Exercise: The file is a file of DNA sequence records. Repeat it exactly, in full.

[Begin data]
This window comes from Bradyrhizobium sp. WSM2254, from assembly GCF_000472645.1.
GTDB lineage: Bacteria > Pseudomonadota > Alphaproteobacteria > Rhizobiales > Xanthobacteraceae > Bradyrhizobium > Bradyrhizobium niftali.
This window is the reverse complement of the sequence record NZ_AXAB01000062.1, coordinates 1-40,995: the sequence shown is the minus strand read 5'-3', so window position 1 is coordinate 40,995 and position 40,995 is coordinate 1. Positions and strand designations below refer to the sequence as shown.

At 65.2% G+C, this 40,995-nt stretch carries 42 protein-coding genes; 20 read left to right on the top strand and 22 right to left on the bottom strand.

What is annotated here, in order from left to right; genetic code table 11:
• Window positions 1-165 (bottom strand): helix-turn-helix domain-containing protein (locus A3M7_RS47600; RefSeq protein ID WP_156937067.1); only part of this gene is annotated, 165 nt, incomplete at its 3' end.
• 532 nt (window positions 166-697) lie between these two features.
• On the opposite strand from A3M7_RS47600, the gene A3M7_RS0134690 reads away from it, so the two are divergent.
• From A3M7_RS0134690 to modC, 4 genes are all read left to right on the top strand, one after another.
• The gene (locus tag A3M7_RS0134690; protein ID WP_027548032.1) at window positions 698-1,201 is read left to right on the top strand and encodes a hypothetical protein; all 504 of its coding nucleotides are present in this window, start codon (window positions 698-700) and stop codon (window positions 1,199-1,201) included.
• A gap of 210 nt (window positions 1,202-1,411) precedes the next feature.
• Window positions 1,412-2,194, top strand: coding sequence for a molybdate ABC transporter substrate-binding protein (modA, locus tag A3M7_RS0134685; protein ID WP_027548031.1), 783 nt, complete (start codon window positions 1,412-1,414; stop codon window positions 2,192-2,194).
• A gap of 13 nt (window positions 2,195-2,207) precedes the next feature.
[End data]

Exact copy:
This window comes from Bradyrhizobium sp. WSM2254, from assembly GCF_000472645.1.
GTDB lineage: Bacteria > Pseudomonadota > Alphaproteobacteria > Rhizobiales > Xanthobacteraceae > Bradyrhizobium > Bradyrhizobium niftali.
This window is the reverse complement of the sequence record NZ_AXAB01000062.1, coordinates 1-40,995: the sequence shown is the minus strand read 5'-3', so window position 1 is coordinate 40,995 and position 40,995 is coordinate 1. Positions and strand designations below refer to the sequence as shown.

At 65.2% G+C, this 40,995-nt stretch carries 42 protein-coding genes; 20 read left to right on the top strand and 22 right to left on the bottom strand.

What is annotated here, in order from left to right; genetic code table 11:
• Window positions 1-165 (bottom strand): helix-turn-helix domain-containing protein (locus A3M7_RS47600; RefSeq protein ID WP_156937067.1); only part of this gene is annotated, 165 nt, incomplete at its 3' end.
• 532 nt (window positions 166-697) lie between these two features.
• On the opposite strand from A3M7_RS47600, the gene A3M7_RS0134690 reads away from it, so the two are divergent.
• From A3M7_RS0134690 to modC, 4 genes are all read left to right on the top strand, one after another.
• The gene (locus tag A3M7_RS0134690; protein ID WP_027548032.1) at window positions 698-1,201 is read left to right on the top strand and encodes a hypothetical protein; all 504 of its coding nucleotides are present in this window, start codon (window positions 698-700) and stop codon (window positions 1,199-1,201) included.
• A gap of 210 nt (window positions 1,202-1,411) precedes the next feature.
• Window positions 1,412-2,194, top strand: coding sequence for a molybdate ABC transporter substrate-binding protein (modA, locus tag A3M7_RS0134685; protein ID WP_027548031.1), 783 nt, complete (start codon window positions 1,412-1,414; stop codon window positions 2,192-2,194).
• A gap of 13 nt (window positions 2,195-2,207) precedes the next feature.